Now, as we continue our march to the eventual release of latest entrant in the PES franchise we can’t help but ask one question: Will the once mighty Pro Evolution Soccer be able to wrest the crown sat firmly atop rival FIFA’s head, or will it be doomed to warm the bench for yet another year?
Having only spent some time with the preview build of PES 2013 the only thing I can say with certainty is that I’m hopeful, very hopeful. So far, PES 2013 is shaping up to be quite the title contender, which is no easy task given EA Sport’s FIFA franchise’s continued yearly dominance, not to mention its robust licensing deals.
Part of that optimism stems from PES 2013’s improved control mechanics, which are the true bread and butter of any soccer-sim. For PES 2013, PES Productions has managed to add a layer of realism by giving players more control over their virtual Ronaldos and Messis. Manual passing helps eliminate confusion over who you are passing to with a dedicated arrow displayed at the feet of your player. Here you can adjust the power, direction, and type of ball you wish to play. Smooth step-overs and an arsenal of tricks are also at your disposal. Indeed, passing and dribbling have been beefed up, so expect more masterclass with subtle touches on the ball and a greater array of moves and tricks that can utilized for beating that last defender.
Dribbling isn’t the only area that’s been given attention, though. So far it seems PES Productions has added some depth to the shooting mechanics as well, with proper weight and balance taken into account for any given situation. For PES 2013, PES Productions has even added the ability to send a screamer of a shot with the laces of your boot by tapping the shoot button right before you make contact with the ball. Similar to the manual passing is the manual shot mode. Skilled players will no doubt be able to make great use of this feature (along with manual passing) for increased accuracy and pin-point net placement. Another small, but awesome, new feature centered on giving you more control and choice in your attacking play is the ability to nutmeg a keeper/defender (passing the ball through an opponent’s legs) during one-on-one scenarios, helping lend a greater degree of realism and depth to the overall gameplay. What’s more, it’s not some canned animation that sees you beating that defender, but instead relies entirely on your input and timing.
From what we can tell so far, graphically, PES 2013 impresses. Player animations are smooth and fluid and a great degree of trouble seems to have been taken to recreate not just the look of the star players, but their attitudes and personalities, too. For example, new cover-boy Cristiano Ronaldo has been meticulously recreated in all his sun-soaked glory. Everything from this perfectly kept hairdo, the way he dribbles the ball, his shuffled sprint, right down to this unique free-kick stance. It’s all here, and it looks great.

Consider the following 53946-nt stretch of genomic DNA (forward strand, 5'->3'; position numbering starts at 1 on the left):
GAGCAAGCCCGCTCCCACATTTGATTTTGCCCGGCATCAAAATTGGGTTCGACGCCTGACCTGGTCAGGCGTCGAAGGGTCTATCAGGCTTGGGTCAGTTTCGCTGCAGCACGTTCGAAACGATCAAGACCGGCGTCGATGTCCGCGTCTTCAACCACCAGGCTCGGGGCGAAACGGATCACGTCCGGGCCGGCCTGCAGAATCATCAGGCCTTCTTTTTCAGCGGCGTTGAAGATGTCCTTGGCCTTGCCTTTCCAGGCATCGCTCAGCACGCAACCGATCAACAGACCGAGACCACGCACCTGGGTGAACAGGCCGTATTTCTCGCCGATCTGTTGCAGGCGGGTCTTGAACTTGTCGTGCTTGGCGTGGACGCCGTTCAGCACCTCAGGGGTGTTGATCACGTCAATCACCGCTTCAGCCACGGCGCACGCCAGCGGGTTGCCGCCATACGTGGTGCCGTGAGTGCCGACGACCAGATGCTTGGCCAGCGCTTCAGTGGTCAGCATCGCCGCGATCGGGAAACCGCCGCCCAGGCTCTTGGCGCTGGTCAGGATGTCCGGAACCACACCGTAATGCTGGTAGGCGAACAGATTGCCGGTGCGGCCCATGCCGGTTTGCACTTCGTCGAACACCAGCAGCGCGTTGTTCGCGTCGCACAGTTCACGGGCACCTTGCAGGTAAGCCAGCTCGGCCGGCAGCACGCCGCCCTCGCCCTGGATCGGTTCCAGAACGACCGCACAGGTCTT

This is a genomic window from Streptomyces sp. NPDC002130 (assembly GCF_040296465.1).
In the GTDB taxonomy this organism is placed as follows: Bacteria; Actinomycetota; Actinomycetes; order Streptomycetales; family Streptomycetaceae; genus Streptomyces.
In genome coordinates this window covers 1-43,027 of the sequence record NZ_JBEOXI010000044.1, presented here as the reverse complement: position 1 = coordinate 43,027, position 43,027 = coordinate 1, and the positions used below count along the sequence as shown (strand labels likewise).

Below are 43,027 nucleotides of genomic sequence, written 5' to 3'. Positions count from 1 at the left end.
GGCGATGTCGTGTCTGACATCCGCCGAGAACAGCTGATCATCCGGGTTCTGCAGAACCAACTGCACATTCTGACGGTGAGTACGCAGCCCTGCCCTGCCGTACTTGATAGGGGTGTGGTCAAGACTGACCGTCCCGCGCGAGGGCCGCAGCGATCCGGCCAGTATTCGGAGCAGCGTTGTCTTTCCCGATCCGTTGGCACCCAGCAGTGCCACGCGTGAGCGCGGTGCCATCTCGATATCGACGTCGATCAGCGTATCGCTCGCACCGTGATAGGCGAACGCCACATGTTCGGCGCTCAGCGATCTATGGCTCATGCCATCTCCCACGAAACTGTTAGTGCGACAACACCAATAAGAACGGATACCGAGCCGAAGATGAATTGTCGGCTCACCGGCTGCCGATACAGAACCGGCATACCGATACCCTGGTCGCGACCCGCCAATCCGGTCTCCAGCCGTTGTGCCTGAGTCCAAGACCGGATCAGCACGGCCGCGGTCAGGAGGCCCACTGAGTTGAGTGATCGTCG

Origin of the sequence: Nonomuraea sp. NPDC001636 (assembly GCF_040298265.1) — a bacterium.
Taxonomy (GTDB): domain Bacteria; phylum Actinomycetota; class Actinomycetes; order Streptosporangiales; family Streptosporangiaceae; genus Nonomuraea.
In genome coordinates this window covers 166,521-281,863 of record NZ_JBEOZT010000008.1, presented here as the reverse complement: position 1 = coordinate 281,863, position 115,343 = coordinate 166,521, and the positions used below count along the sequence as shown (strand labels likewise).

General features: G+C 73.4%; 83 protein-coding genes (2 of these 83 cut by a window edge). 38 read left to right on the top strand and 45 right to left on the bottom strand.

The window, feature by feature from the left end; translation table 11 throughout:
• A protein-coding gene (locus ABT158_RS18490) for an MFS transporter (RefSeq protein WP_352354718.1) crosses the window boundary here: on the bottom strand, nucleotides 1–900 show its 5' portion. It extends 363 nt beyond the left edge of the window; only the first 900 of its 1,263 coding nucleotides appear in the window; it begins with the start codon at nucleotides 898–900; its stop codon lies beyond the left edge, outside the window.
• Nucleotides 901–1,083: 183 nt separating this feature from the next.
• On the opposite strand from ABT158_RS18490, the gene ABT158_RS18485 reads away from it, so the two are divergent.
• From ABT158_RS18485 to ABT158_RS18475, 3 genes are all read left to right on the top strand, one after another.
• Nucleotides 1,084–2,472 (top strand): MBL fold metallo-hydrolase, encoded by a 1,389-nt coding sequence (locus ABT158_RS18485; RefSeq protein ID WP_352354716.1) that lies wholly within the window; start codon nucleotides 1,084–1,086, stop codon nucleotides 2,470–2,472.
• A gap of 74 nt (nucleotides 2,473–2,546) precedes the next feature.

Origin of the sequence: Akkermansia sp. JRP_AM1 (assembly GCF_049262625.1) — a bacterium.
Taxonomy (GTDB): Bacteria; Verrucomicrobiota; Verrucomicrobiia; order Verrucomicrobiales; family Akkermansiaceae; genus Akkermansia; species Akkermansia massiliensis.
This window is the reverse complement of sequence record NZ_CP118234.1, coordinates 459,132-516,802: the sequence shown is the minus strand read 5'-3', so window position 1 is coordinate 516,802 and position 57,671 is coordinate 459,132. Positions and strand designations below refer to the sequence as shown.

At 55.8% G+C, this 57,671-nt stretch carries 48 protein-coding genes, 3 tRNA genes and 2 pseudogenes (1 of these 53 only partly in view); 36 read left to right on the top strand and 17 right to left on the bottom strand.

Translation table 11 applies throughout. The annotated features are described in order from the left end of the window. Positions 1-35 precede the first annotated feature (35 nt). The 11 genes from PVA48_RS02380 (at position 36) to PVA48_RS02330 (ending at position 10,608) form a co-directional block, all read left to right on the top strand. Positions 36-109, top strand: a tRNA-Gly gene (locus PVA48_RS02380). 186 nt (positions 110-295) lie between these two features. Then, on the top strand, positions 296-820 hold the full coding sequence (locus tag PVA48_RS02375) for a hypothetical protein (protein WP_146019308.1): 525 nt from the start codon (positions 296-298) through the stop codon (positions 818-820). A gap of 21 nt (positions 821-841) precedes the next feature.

Of course, the proverbial monkey on PES’ back has always been its licenses, or lack thereof, when compared to the FIFA franchise, especially for the Barclays’s Premier League. And that doesn’t seem like it will change this year. What PES does include, however, is full league and player licenses for the Spanish La Liga, Italian Serie A, and a host of other individual clubs across Europe that Konami has also secured deals with, including: Manchester United (England), Bayern Munich (Germany), FC Porto (Portugal), FC Copenhagen (Denmark), AEK Athens (Greece), Galatasaray (Turkey) , Shakhtar Donetsk(Ukraine), Dynamo Kyiv (Ukraine) , Zenit Saint Petersburg (Russia), CSKA Moscow (Russia), RSC Anderlecht (Belgium), and Dinamo Zagreb (Croatia), among others.
Also, for the first time ever, South America is getting some love and attention. Konami has secured the license for the Copa Santander Libertadores, which pits the continent’s finest teams against one another in order to be crowned king of South America’s most prestigious club competition.
Needless to say, we’re really excited with what we have experience from PES 2013 so far. The last few years have seen FIFA sprint ahead of PES in virtually all categories across the board, but this year is shaping up to be a different story. While we haven’t had a chance to play the final build yet (check back with us for a full review in the coming weeks), we can already tell that choosing between FIFA and PES this year will cause soccer fans a welcome headache. And who knows, perhaps 13 will be Konami’s lucky number?
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